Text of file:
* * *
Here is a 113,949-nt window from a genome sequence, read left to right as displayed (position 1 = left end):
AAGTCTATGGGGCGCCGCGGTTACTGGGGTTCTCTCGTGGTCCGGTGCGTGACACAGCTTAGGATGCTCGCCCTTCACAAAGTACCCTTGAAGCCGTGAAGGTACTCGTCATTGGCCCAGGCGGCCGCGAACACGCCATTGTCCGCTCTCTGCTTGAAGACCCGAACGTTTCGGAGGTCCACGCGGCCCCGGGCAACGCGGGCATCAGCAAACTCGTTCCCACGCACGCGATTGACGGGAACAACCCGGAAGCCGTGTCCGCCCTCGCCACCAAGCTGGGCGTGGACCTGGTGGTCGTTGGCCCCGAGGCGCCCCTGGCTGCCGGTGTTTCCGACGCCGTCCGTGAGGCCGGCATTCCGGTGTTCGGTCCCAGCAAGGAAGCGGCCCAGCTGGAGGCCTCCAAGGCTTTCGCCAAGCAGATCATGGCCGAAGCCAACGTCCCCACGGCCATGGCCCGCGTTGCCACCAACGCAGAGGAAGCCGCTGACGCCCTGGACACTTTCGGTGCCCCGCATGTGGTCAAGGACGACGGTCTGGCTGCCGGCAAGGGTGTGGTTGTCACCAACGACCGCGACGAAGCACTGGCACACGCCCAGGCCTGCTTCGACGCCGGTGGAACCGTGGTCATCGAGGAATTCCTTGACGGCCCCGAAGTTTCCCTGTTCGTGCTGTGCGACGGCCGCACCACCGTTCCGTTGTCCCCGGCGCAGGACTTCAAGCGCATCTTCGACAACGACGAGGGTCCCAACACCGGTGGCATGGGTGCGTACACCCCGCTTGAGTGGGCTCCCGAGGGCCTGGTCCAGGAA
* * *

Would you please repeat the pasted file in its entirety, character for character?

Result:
Here is a 113,949-nt window from a genome sequence, read left to right as displayed (position 1 = left end):
AAGTCTATGGGGCGCCGCGGTTACTGGGGTTCTCTCGTGGTCCGGTGCGTGACACAGCTTAGGATGCTCGCCCTTCACAAAGTACCCTTGAAGCCGTGAAGGTACTCGTCATTGGCCCAGGCGGCCGCGAACACGCCATTGTCCGCTCTCTGCTTGAAGACCCGAACGTTTCGGAGGTCCACGCGGCCCCGGGCAACGCGGGCATCAGCAAACTCGTTCCCACGCACGCGATTGACGGGAACAACCCGGAAGCCGTGTCCGCCCTCGCCACCAAGCTGGGCGTGGACCTGGTGGTCGTTGGCCCCGAGGCGCCCCTGGCTGCCGGTGTTTCCGACGCCGTCCGTGAGGCCGGCATTCCGGTGTTCGGTCCCAGCAAGGAAGCGGCCCAGCTGGAGGCCTCCAAGGCTTTCGCCAAGCAGATCATGGCCGAAGCCAACGTCCCCACGGCCATGGCCCGCGTTGCCACCAACGCAGAGGAAGCCGCTGACGCCCTGGACACTTTCGGTGCCCCGCATGTGGTCAAGGACGACGGTCTGGCTGCCGGCAAGGGTGTGGTTGTCACCAACGACCGCGACGAAGCACTGGCACACGCCCAGGCCTGCTTCGACGCCGGTGGAACCGTGGTCATCGAGGAATTCCTTGACGGCCCCGAAGTTTCCCTGTTCGTGCTGTGCGACGGCCGCACCACCGTTCCGTTGTCCCCGGCGCAGGACTTCAAGCGCATCTTCGACAACGACGAGGGTCCCAACACCGGTGGCATGGGTGCGTACACCCCGCTTGAGTGGGCTCCCGAGGGCCTGGTCCAGGAA